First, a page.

When you strip away the NFL size, the eye-popping skills and the frenzied hype surrounding Arizona State freshman receiver Vincentian N’Keal Harry, what’s left is a soft-spoken, respectful, introspective, hard-working delight of a young man.
Son of Nadine Harry, Accounts Clerk at the State Electricity Company, Vinlec, N’ Keal mom is full of joy for her only son and talk’s about him with enthusiasm at every occasion that presents its self. From her facebook postings about his every success and celebrations fit for a Prince when at home in St Vincent,it’s a mother’s greatest joy to see her son excel as a star.
N’Keal still keeps in touch with his mom by phone, and hopes to make it back to St. Vincent soon to thank the many friends who follow his efforts on Facebook and search the island far and wide for venues that televise Arizona State football games.
Since arriving at ASU, however, N’Keal said he has realized how much bigger his family is than he originally thought.
“Leaving your family behind and we’re kind of out here on our own — it’s opened my eyes a lot to see how much support I have; not just from family but from the island in general,” said N’Keal. A lot of people from the island now are starting to watch football. I feel like I’m not just doing this for myself, I’m doing it for my family and I’m doing it for my country.”
To understand how that happened, you have to talk to Harry’s grandmother, Felna Harry. Nobody holds greater sway over coach Todd Graham’s biggest in-state recruit.
“She wants to make sure I’m not that type of guy that is always talking about myself or that’s always out there acting a fool,” Harry said Tuesday. “I’m really doing that for her because she’s always told me when I leave the house I’m a direct reflection of her and she always told me don’t embarrass her, or the name on the back of your jersey. So I make sure I’m remaining humble at all times.”
Harry’s grandmother has raised him since she moved with him off the tiny Caribbean island of Saint Vincent to the Valley when he was almost 4 (with her daughter’s and his mom’s blessing) to provide him with greater opportunities.
“Ever since he was creeping and crawling, there was always a ball around,” Felna Harry said. “Even when we were out walking, just give a him a ball and he was a happy child.”
Ever since he open-enrolled at Tempe Marcos de Niza, and then transferred to Chandler High after his sophomore year, a football has been Harry’s ball of choice. That choice is already paying dividends for the Sun Devils.
Through three games, Harry has 15 receptions for 181 yards and two touchdowns, and two carries for 38 yards and another TD. He is only the second freshman in school history, joining D.J. Foster, to score touchdowns in his first three games. The latest came on 27-yard, one-handed grab three seconds before halftime at Texas-San Antonio, to pull the Devils within 14-12 in a lackluster game they eventually won, 32-28.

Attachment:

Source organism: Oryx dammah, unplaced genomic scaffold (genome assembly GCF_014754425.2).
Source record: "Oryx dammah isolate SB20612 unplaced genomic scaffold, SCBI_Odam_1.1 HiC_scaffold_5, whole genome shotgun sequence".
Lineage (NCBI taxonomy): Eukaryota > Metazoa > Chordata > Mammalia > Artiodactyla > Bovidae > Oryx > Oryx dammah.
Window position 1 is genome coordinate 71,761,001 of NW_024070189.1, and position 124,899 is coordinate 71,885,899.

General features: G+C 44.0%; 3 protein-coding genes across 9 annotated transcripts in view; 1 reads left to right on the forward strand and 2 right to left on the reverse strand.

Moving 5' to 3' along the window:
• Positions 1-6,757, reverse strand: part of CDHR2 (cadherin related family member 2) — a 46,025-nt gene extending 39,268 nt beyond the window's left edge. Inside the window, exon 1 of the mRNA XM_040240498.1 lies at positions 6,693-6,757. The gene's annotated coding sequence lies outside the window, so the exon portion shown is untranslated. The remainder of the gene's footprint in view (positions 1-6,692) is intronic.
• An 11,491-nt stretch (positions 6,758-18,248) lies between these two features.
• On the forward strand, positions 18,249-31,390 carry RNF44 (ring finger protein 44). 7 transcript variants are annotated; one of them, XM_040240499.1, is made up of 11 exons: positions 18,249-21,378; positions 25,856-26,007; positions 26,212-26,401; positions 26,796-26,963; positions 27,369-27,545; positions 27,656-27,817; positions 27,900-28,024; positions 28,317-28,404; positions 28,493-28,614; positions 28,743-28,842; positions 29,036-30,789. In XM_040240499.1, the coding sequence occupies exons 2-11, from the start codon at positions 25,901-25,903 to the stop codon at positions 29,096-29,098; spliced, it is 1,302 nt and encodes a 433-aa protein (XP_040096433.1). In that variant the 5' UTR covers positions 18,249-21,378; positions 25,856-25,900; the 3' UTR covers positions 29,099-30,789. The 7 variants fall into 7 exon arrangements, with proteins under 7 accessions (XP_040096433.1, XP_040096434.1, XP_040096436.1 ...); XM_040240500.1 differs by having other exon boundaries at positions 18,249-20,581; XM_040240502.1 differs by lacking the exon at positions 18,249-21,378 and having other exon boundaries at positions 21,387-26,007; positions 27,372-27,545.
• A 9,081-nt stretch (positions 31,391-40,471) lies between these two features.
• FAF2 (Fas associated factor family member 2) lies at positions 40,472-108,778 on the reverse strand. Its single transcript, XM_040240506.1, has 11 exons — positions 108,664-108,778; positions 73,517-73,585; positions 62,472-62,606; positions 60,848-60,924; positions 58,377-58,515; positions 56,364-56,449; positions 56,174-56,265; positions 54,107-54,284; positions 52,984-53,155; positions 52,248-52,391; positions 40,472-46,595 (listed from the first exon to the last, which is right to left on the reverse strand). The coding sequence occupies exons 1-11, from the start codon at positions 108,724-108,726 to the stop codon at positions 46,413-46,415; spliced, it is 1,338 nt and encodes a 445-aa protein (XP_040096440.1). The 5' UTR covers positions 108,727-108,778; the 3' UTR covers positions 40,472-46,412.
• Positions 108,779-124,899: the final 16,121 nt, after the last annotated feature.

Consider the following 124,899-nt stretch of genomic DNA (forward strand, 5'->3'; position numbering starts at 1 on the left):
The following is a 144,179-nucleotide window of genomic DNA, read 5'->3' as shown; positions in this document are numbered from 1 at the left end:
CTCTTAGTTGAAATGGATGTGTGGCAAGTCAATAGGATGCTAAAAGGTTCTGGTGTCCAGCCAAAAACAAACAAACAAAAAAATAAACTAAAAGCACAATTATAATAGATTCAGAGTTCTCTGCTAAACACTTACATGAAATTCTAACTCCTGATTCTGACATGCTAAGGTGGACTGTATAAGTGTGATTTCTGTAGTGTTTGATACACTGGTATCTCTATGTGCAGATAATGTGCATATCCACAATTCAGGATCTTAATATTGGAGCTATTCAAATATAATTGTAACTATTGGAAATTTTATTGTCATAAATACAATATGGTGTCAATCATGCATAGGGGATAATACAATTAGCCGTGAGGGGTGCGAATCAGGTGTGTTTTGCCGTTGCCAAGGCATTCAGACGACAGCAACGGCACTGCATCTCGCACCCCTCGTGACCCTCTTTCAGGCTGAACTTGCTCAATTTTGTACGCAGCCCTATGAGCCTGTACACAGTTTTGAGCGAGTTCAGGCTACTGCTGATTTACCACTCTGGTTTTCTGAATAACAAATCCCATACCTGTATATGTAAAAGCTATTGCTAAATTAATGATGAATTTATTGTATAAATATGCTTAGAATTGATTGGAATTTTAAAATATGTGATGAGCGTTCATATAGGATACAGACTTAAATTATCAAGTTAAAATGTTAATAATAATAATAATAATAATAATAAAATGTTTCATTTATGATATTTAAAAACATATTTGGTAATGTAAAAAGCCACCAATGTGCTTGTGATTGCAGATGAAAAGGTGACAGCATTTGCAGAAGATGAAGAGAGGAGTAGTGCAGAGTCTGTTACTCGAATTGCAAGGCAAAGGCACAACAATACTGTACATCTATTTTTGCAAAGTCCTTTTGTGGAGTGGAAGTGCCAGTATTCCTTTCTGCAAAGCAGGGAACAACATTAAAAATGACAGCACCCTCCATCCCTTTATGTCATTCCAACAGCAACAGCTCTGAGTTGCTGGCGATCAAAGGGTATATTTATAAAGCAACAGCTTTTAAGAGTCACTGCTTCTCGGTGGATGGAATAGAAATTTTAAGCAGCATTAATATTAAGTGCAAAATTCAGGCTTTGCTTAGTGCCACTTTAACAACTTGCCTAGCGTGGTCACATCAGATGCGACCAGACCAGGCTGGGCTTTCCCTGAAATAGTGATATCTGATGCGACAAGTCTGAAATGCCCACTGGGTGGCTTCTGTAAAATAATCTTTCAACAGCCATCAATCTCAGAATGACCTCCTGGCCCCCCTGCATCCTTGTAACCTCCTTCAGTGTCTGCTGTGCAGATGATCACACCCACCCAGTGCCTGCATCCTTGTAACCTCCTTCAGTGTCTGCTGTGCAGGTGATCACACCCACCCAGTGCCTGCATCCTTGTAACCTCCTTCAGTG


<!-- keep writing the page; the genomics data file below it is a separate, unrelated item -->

N’Keal tried every sport under the sun as a kid: soccer, swimming, baseball, basketball and martial arts. Felna hoped he would choose something “less dangerous” than football, but she conceded to his wishes when he finally settled on football, and then excelled in it.
“The only sport I got N’Keal into that he really didn’t want to do was karate,” Felna said. “I always thought he was doing too much but he wanted to go, go, go. He was like the Energizer Bunny, wanting to do this and that.”
Felna suspects that N’Keal’s diversity of sporting options has helped him become the athlete he is today, but she is crystal clear in highlighting his greatest attribute.
“It doesn’t just come from natural talent,” she said. “He has put in a lot over work over the years.”
So has Felna Harry. She worked (and still does) night shifts as a caretaker for Hospice of the Valley so that she had time to get N’Keal to and from school and all his sports. Initially, she was studying to become a nurse at Chandler-Gilbert Community College, but that changed when she realized the two weren’t compatible.
“I would sit there at practice with a book trying to study and at the end of the practice he would quietly come to me and say, ‘Grandma, did you see that catch I made?’ I would say ‘no’ and he would be crushed,” Felna said. “He wanted me to see what he was doing so I had to put my life on hold for him. It took a lot from me, but I did have a lot of help from his coaches.”
Felna admits to a tinge of pride at N’Keal’s early accomplishments and all the media attention he is garnering, but she worries that her boy is growing up too fast and she can’t guide him like she once did when he lived with her in Chandler. It’s a common refrain for parents and grandparents, but it’s a reality that Harry’s teammates tell him it is time to embrace.
“The people in St. Vincent work hard to get what they get,” N’Keal said. “That’s kind of where I get my work ethic from because all I know is my grandma working hard.
“When we first came to the United States, it was real rough because we had to start from the bottom. Just seeing her doing that was a great example for me. I’m thankful and I’m blessed that I got to see that because I believe that’s why I am the way I am today.”
Teammates say N’Keal is staying humble, continuing to work hard and taking the steps each week that he needs to. He’s very talented and he’s built very well. As long as he continues to stay true to who he is, he’ll only get better and better.”
Photos and Article Information by CRAIG MORGAN Arizonasports. Rewritten By Ernesto Cooke News784.